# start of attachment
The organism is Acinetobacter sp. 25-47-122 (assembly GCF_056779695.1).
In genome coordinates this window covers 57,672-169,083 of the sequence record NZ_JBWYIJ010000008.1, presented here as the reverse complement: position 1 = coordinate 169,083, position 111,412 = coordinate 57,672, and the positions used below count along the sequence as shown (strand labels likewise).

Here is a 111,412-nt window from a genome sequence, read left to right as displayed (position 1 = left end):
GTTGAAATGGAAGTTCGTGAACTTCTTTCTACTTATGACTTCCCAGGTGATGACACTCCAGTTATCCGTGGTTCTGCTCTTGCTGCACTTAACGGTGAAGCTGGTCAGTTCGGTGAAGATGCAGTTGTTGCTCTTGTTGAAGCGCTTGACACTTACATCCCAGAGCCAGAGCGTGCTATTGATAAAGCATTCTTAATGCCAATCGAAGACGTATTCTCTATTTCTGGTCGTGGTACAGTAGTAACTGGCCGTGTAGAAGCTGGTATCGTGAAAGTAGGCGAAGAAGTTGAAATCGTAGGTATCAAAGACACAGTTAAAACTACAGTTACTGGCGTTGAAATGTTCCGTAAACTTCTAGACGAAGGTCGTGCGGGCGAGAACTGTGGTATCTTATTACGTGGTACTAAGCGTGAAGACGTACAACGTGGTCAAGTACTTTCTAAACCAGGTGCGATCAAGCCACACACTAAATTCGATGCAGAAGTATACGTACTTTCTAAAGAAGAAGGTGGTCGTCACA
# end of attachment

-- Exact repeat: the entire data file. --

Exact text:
The organism is Acinetobacter sp. 25-47-122 (assembly GCF_056779695.1).
In genome coordinates this window covers 57,672-169,083 of the sequence record NZ_JBWYIJ010000008.1, presented here as the reverse complement: position 1 = coordinate 169,083, position 111,412 = coordinate 57,672, and the positions used below count along the sequence as shown (strand labels likewise).

Here is a 111,412-nt window from a genome sequence, read left to right as displayed (position 1 = left end):
GTTGAAATGGAAGTTCGTGAACTTCTTTCTACTTATGACTTCCCAGGTGATGACACTCCAGTTATCCGTGGTTCTGCTCTTGCTGCACTTAACGGTGAAGCTGGTCAGTTCGGTGAAGATGCAGTTGTTGCTCTTGTTGAAGCGCTTGACACTTACATCCCAGAGCCAGAGCGTGCTATTGATAAAGCATTCTTAATGCCAATCGAAGACGTATTCTCTATTTCTGGTCGTGGTACAGTAGTAACTGGCCGTGTAGAAGCTGGTATCGTGAAAGTAGGCGAAGAAGTTGAAATCGTAGGTATCAAAGACACAGTTAAAACTACAGTTACTGGCGTTGAAATGTTCCGTAAACTTCTAGACGAAGGTCGTGCGGGCGAGAACTGTGGTATCTTATTACGTGGTACTAAGCGTGAAGACGTACAACGTGGTCAAGTACTTTCTAAACCAGGTGCGATCAAGCCACACACTAAATTCGATGCAGAAGTATACGTACTTTCTAAAGAAGAAGGTGGTCGTCACA